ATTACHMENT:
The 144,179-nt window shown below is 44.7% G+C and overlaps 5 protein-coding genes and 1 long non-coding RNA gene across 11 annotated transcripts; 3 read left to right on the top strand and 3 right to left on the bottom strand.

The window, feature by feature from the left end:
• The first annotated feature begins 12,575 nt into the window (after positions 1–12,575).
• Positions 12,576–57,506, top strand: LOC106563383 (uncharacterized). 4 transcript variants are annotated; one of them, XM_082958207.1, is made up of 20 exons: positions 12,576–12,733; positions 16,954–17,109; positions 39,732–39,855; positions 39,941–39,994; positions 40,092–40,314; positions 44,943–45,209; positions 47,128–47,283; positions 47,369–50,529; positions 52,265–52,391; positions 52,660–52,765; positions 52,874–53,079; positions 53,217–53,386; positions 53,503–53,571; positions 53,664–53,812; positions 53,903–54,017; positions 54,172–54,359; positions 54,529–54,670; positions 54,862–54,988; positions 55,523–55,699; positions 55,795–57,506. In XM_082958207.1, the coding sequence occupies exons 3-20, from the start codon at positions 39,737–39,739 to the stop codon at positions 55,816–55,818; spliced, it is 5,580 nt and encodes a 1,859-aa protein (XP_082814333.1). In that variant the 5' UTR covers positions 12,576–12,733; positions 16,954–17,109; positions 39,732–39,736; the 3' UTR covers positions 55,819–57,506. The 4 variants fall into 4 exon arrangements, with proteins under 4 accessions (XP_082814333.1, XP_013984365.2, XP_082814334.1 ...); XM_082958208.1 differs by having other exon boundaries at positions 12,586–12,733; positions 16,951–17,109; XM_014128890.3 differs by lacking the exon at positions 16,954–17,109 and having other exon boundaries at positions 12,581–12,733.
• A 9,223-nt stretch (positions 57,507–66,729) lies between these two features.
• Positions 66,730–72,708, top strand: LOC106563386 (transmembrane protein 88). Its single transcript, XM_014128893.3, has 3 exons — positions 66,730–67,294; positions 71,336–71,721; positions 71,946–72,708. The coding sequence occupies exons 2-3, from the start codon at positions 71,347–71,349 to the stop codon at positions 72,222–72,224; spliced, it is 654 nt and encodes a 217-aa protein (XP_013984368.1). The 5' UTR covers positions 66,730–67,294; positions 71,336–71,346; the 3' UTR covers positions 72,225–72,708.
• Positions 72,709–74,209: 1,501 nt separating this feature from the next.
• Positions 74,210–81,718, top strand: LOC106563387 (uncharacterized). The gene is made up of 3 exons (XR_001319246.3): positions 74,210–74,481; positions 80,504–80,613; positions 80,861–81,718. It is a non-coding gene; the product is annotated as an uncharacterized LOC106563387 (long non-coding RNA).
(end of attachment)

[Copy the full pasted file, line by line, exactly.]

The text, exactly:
The 144,179-nt window shown below is 44.7% G+C and overlaps 5 protein-coding genes and 1 long non-coding RNA gene across 11 annotated transcripts; 3 read left to right on the top strand and 3 right to left on the bottom strand.

The window, feature by feature from the left end:
• The first annotated feature begins 12,575 nt into the window (after positions 1–12,575).
• Positions 12,576–57,506, top strand: LOC106563383 (uncharacterized). 4 transcript variants are annotated; one of them, XM_082958207.1, is made up of 20 exons: positions 12,576–12,733; positions 16,954–17,109; positions 39,732–39,855; positions 39,941–39,994; positions 40,092–40,314; positions 44,943–45,209; positions 47,128–47,283; positions 47,369–50,529; positions 52,265–52,391; positions 52,660–52,765; positions 52,874–53,079; positions 53,217–53,386; positions 53,503–53,571; positions 53,664–53,812; positions 53,903–54,017; positions 54,172–54,359; positions 54,529–54,670; positions 54,862–54,988; positions 55,523–55,699; positions 55,795–57,506. In XM_082958207.1, the coding sequence occupies exons 3-20, from the start codon at positions 39,737–39,739 to the stop codon at positions 55,816–55,818; spliced, it is 5,580 nt and encodes a 1,859-aa protein (XP_082814333.1). In that variant the 5' UTR covers positions 12,576–12,733; positions 16,954–17,109; positions 39,732–39,736; the 3' UTR covers positions 55,819–57,506. The 4 variants fall into 4 exon arrangements, with proteins under 4 accessions (XP_082814333.1, XP_013984365.2, XP_082814334.1 ...); XM_082958208.1 differs by having other exon boundaries at positions 12,586–12,733; positions 16,951–17,109; XM_014128890.3 differs by lacking the exon at positions 16,954–17,109 and having other exon boundaries at positions 12,581–12,733.
• A 9,223-nt stretch (positions 57,507–66,729) lies between these two features.
• Positions 66,730–72,708, top strand: LOC106563386 (transmembrane protein 88). Its single transcript, XM_014128893.3, has 3 exons — positions 66,730–67,294; positions 71,336–71,721; positions 71,946–72,708. The coding sequence occupies exons 2-3, from the start codon at positions 71,347–71,349 to the stop codon at positions 72,222–72,224; spliced, it is 654 nt and encodes a 217-aa protein (XP_013984368.1). The 5' UTR covers positions 66,730–67,294; positions 71,336–71,346; the 3' UTR covers positions 72,225–72,708.
• Positions 72,709–74,209: 1,501 nt separating this feature from the next.
• Positions 74,210–81,718, top strand: LOC106563387 (uncharacterized). The gene is made up of 3 exons (XR_001319246.3): positions 74,210–74,481; positions 80,504–80,613; positions 80,861–81,718. It is a non-coding gene; the product is annotated as an uncharacterized LOC106563387 (long non-coding RNA).